- The estimate is based on calculations made by the Treasury in 2011 when the reduction of Local Housing Allowance rates from the median rent to the 30th percentile was announced. The Treasury estimated the annual reduction in expenditure on LHA once the change had been made in full. Taking this as the basis of our estimation, we have adjusted it to account for the change in the number of claimants and inflation in the intervening period1.
- Take the Treasury’s projected savings and inflate it to reflect real prices. The Treasury estimated in 2010 that once the change had been made in full, expenditure on LHA would reduce by £425m in 2014/152. The figure is reported by the Treasury unadjusted for inflation. Inflation (measured by the GDP deflator) was 7.46% between 2010/11 and 2014/153. So, the £425m saving in nominal prices, would have been £457m in 2014/15.
- Use the Index of Private Housing Rental Prices (IPHRP) to uplift the estimate in line with today’s rental market. The IPHRP shows that rents in England rose by 11.09% between April 2014 and February 20204. We assume that inflation has shifted prices in the PRS uniformly and that the distribution of claimants (including new applicants) is consistent with claimants in 2014/15. This gives an updated figure for the funding gap if the number of claimants had stayed the same over time.
- To adjust for changes in claimant count, we divide this value by the number of claimants in April 2014 to calculate the gap per claimant. In 2014/15 (April) there were almost 1.4 million households receiving LHA5; this gives us an average amount per household as £363.38. We then multiply this by the number of claimants according to the latest published data, and an estimation of the number of new claimants since the beginning of March. The last published data on LHA claims (either via the legacy system or Universal Credit) shows that there were nearly 1.4 million LHA claimants, (of which 725,396 received LHA through the legacy system, and 671,625 through Universal Credit)6 in November 2019. We have assumed this has remained stable from November to March 2020.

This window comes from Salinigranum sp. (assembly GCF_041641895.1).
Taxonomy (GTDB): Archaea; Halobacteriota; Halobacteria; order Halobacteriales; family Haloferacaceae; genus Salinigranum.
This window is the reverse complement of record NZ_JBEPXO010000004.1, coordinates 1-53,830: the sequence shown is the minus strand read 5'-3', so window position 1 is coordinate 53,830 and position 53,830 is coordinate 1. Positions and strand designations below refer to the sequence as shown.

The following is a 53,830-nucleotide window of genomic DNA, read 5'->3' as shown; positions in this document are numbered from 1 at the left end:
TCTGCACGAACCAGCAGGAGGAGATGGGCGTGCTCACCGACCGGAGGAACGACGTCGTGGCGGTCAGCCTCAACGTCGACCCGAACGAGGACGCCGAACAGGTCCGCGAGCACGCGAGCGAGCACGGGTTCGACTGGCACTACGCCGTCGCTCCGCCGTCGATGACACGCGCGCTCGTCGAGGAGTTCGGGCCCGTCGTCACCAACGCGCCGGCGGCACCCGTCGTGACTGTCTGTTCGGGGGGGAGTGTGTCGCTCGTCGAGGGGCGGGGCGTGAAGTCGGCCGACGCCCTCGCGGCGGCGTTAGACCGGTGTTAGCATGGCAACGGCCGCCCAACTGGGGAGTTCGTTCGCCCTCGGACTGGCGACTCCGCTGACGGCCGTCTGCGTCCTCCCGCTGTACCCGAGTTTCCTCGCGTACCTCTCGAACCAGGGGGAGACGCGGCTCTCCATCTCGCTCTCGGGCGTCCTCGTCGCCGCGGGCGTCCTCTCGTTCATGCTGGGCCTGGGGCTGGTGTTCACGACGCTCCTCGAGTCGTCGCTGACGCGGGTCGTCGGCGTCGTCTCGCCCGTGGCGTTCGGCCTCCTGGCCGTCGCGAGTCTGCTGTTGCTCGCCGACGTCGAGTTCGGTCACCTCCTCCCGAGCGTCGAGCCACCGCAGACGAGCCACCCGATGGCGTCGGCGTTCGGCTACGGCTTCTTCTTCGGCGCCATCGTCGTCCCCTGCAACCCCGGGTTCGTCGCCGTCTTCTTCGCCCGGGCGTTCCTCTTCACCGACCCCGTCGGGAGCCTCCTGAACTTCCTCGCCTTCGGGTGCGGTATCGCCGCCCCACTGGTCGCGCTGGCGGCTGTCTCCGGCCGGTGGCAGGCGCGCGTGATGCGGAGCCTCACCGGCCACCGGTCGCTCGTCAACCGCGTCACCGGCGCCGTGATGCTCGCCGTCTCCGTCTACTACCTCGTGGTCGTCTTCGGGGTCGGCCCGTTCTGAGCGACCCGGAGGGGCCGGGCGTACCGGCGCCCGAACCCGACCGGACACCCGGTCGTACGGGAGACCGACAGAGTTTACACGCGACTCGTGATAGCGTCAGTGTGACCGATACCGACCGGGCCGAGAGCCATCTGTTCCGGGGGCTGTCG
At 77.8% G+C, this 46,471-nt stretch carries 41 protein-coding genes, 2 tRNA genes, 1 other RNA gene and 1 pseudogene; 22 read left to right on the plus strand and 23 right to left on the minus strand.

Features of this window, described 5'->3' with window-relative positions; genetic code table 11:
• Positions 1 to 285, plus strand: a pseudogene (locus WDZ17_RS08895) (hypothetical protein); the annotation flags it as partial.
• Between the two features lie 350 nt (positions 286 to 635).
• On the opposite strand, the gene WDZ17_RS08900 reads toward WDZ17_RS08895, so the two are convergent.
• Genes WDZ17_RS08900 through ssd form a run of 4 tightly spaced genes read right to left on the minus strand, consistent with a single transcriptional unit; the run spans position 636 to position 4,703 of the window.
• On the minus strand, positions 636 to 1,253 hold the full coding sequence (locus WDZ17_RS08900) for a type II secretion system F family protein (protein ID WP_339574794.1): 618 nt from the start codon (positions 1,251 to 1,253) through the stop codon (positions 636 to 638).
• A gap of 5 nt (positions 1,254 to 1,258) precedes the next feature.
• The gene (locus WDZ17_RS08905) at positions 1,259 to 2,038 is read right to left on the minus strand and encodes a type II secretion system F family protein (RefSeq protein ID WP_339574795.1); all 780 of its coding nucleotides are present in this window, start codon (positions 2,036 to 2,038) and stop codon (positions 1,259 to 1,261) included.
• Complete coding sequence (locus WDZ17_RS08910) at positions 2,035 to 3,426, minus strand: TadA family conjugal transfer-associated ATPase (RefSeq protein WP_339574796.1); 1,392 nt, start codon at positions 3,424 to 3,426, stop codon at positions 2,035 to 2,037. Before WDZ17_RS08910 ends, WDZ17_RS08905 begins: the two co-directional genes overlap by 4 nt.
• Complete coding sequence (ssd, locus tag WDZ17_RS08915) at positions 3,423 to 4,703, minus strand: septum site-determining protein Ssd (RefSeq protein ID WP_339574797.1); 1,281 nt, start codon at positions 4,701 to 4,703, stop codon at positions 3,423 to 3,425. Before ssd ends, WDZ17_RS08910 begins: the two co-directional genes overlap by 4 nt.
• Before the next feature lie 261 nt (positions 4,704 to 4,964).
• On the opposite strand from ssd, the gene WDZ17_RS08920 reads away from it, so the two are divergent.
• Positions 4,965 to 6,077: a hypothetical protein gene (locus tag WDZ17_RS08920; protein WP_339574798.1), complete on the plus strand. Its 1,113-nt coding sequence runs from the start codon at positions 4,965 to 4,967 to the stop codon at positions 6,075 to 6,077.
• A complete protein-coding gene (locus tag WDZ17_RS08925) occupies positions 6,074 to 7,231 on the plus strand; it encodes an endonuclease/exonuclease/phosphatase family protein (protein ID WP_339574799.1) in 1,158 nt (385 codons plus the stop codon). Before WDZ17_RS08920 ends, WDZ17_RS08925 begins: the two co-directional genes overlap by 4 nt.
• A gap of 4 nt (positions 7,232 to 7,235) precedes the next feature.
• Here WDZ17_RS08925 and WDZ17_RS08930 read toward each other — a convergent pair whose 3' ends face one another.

- Data from the Department for Work and Pensions (DWP) suggest that there has been an additional 1.5 million applications for UC since the beginning of March 20207. We have assumed that these applications translate into claimants, and that the proportion of these new UC claimants who are private renters receiving the housing element of Universal Credit is the same as November 2019 – at 29%. This gives us an estimate of an increase of 430,611 LHA claimants since the beginning of March, and a total of 1,827,632 LHA claimants.
- This gives us an estimate of the funding gap faced by private renters of £664,126,774.81 a year, or 55,343,897.90 a month or £12,771,668.75 a week.
- The household benefit cap, and LHA caps further restrict the amount that private renters in need of housing benefit can receive. Therefore, the funding gap faced by private renters in need could be even higher than this estimate.